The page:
In meditation practice, we discover that our mind is fundamentally resilient and able to work with challenging situations. In order to meet these challenges, we have to go beyond our distractions and habitual patterns and see what is really happening in our minds. We do this by practicing the two main aspects of meditation: mindfulness and awareness. When these two are skillfully combined, we can experience every moment with a spacious state of mind.
The cultivation of mindfulness involves training in bringing the mind back to the present. We use the breath as a kind of anchor, even though it is constantly moving. The movement of the breath is never the same, and it can be very freeing to pay attention to this. There will never be another moment like this moment ever again. If you really get that, it’s so powerful! So pay attention: this moment is your life; this moment is the only moment you have.
Paying attention to this moment requires training because it’s our habit to be distracted. We are always practicing something or other. Should we practice distraction, or mindfulness? We can choose to train in being mindful, in bringing our minds back to this present moment. The breath is the object of meditation, the focal point—it’s what we bring the mind back to. We generally take the breath for granted, but if we didn’t breathe, our life would be over. We can appreciate, be grateful for this breath that truly is our gift of life. So let’s keep training in being mindfully here in the present moment.
What is Awareness Practice?
Awareness practice is a little bit different, like taking a step further. The work of awareness is to see what’s going on without reacting to it. We look deeply into this mind and see what it’s producing. Without the foundation of being able to stay in the present, we can’t see what’s happening because there is too much pull from distractions. But once we’ve committed to the training process of stably establishing our minds in the present moment, we’re able to see all of our habit patterns. We see all the craziness and neurosis that the mind produces and that we’re caught up in and fooled by.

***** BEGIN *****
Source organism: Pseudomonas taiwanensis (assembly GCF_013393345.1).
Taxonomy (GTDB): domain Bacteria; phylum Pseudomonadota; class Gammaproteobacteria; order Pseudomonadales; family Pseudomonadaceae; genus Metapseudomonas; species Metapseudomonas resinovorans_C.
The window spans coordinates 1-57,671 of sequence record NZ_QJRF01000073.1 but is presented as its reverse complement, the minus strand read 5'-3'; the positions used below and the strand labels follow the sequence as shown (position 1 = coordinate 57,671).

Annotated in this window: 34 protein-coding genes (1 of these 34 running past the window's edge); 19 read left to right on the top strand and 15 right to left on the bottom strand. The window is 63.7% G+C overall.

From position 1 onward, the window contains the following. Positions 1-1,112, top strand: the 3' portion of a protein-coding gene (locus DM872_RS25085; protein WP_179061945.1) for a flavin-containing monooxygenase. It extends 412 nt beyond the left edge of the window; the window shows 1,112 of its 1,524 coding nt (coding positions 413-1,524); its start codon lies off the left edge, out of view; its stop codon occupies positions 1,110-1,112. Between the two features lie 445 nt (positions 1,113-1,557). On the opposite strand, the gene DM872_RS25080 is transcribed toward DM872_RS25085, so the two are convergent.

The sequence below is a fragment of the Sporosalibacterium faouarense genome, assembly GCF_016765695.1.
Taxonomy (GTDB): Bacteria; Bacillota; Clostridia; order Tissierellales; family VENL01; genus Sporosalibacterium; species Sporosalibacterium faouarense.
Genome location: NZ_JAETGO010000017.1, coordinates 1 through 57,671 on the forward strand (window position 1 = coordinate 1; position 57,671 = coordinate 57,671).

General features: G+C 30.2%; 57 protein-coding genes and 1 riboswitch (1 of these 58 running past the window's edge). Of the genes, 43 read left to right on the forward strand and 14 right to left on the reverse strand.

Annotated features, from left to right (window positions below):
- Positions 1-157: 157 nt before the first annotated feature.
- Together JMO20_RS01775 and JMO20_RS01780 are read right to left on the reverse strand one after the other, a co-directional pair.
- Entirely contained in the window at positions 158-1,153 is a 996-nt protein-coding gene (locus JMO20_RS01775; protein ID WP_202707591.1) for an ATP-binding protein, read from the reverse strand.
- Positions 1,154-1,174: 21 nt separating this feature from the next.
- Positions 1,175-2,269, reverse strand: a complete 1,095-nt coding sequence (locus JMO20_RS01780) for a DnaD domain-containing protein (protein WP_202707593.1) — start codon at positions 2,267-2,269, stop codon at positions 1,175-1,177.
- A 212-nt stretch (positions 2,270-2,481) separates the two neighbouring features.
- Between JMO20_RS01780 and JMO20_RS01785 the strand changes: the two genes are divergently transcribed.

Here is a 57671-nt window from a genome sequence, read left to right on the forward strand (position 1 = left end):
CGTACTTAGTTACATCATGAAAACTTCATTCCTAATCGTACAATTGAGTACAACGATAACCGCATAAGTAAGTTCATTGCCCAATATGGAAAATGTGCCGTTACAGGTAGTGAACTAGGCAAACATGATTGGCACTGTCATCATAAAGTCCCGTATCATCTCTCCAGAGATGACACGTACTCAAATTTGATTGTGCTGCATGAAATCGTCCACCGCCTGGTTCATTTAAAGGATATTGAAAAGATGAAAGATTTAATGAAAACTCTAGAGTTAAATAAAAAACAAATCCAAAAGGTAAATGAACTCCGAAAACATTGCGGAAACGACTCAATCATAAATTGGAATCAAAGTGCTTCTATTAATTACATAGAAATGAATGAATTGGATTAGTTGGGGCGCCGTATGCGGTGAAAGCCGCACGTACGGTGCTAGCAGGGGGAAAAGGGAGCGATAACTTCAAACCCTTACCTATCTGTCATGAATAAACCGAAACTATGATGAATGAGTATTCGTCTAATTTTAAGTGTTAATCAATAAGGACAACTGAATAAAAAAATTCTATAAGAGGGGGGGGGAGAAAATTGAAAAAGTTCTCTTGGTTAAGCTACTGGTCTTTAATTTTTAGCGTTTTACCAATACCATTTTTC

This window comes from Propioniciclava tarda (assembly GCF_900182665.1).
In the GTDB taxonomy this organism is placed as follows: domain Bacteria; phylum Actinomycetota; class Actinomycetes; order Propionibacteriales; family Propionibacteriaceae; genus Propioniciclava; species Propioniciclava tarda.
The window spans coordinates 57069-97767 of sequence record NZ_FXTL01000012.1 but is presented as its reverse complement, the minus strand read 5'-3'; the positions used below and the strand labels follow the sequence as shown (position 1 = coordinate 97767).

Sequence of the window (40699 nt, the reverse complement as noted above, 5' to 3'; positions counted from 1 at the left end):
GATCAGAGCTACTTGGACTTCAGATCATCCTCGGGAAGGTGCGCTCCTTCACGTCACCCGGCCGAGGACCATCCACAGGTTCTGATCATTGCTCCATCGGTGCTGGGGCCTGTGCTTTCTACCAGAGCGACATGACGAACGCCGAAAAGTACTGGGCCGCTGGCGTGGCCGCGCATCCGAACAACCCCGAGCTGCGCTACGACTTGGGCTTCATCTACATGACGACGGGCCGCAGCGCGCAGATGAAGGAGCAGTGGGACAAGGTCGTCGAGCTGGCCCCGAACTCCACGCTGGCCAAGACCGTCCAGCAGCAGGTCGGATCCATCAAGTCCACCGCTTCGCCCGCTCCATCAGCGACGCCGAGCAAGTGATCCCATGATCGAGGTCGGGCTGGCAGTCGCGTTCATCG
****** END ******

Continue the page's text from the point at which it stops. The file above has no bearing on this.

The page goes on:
This mindfulness-awareness continuum allows us to take a step back, observe the mind, and not identify with it. We don’t have to get involved and identify with every thought that appears in the mind. When we’re more aware, we see that our tendency is to believe in and identify with our thoughts. As we continue to train and remember to step back and just let whatever is happening happen without identifying with it or doing something about it, the mind begins to relax. With awareness, we’re seeing the habits of mind more and more clearly. And when we see, we become free of the hold these patterns have on us. Our free eBook goes into more detail on the benefits of awareness practice.
How does meditation create resilience?
One of the great benefits of practicing mindfulness and awareness is that we become more flexible and more resilient. How does this happen? It happens because training in mindfulness by focusing on the breath keeps our mind in the present, and training in awareness allows us to clearly see our mind’s patterns and let go. We let go of whatever it was that took us away from experiencing the present moment felt experience. We let go of whatever we were caught up in, whatever we were being distracted by.
In this present moment who knows what can happen? This present moment is a delightful surprise, if we’re open to discovering what the possibilities are. Through practicing meditation, instead of feeling like we have to think about and control everything, we’re inspired to relax more; to let go and see what happens. We’re willing to look at the possibilities and the options. It’s a huge shift, and it happens thanks to mindfulness and awareness practice. Meditation teaches us that we can afford to relax, we can afford to be present. Even if something difficult happens, we can bounce back. We call this gaining resilience.
Resilience is the quality of not giving up, no matter how many times we fall back into a pattern of grasping and tension. But suddenly we see a gap in our thinking, we recognize the pattern and think: oops! I’ve grasped, got tense, forgotten my mindfulness practice and got lost in thoughts! I’m going to keep going, I’m not going to be discouraged by this. We can recognize that familiar feeling and come back to the practice. When we’re back in the present, we never know what’s going to happen–anything is possible! Anything can happen! And we’re willing to be with whatever is going to happen, in the moment, and enjoy it.
This article is excerpted from Khaydroup Podvoll’s teachings in the Mindworks Journey: Level 4 Resilience.